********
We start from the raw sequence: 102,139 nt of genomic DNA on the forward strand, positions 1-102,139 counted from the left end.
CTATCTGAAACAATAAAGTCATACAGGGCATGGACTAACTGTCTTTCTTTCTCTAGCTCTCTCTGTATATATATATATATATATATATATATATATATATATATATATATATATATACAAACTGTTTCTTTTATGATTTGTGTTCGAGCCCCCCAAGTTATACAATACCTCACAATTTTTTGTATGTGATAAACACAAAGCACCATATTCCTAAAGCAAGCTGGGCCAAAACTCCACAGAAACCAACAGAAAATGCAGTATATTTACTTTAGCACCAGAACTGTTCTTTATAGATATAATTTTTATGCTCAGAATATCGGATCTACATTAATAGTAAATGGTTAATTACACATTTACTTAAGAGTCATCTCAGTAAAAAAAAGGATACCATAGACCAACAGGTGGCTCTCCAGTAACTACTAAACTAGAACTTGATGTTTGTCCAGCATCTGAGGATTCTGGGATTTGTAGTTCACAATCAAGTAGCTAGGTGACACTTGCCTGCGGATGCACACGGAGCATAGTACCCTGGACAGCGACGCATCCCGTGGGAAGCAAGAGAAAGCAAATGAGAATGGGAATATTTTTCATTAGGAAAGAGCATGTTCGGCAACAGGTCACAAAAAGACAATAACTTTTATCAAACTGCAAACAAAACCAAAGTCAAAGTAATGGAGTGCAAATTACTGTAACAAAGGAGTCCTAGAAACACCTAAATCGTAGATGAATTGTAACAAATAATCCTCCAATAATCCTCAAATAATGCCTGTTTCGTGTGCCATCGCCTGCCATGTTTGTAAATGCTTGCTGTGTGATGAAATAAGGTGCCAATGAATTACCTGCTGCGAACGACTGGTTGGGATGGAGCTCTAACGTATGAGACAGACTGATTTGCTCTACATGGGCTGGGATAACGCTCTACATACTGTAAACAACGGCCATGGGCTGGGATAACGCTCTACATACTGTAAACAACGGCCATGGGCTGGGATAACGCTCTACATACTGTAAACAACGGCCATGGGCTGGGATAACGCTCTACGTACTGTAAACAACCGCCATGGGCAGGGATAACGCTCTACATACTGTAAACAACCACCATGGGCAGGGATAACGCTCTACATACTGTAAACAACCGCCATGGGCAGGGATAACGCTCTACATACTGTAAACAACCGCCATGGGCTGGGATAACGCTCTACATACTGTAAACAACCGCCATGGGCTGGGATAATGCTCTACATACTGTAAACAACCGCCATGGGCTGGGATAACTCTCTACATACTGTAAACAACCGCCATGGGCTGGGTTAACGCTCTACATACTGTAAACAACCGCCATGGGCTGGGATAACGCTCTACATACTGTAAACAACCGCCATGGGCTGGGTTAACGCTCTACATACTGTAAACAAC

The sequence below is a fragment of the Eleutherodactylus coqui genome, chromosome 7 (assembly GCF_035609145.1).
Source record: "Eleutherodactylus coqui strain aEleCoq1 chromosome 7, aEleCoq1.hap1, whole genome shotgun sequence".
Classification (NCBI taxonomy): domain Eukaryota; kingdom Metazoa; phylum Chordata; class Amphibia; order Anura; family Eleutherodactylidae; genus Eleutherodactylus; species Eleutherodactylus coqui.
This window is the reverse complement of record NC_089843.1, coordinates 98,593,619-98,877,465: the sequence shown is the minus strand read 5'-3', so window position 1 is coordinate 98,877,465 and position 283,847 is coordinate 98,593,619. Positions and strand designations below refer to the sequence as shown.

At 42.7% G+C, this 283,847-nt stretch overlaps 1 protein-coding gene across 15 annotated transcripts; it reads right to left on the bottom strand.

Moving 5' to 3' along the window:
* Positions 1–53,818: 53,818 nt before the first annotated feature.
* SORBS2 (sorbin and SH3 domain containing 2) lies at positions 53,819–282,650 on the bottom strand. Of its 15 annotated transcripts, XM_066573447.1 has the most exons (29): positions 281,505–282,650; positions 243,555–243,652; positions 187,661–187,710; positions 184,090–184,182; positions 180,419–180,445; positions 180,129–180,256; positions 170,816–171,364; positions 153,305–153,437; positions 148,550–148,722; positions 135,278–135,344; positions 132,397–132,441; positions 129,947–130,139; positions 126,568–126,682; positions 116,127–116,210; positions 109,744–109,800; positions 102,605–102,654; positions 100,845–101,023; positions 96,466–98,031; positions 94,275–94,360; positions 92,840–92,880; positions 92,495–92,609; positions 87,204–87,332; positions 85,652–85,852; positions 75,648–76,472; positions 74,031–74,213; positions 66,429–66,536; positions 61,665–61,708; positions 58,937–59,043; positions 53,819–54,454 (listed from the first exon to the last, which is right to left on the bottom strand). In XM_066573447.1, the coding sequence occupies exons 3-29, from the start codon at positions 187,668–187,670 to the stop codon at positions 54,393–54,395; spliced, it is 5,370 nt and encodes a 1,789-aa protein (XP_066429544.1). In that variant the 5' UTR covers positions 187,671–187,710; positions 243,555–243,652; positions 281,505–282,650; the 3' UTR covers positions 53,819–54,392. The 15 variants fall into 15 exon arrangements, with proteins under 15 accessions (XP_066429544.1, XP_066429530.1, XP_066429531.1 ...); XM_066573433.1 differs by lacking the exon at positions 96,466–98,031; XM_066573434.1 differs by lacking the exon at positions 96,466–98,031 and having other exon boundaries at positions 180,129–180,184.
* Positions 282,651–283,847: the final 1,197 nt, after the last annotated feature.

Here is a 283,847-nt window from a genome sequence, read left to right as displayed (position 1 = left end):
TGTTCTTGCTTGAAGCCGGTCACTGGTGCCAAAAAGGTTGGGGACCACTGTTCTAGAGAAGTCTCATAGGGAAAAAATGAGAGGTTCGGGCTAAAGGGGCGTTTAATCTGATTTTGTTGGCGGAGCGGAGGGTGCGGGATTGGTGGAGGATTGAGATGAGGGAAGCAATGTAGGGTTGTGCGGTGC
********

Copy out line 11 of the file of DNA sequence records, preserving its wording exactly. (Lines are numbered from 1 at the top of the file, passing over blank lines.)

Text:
* Positions 282,651–283,847: the final 1,197 nt, after the last annotated feature.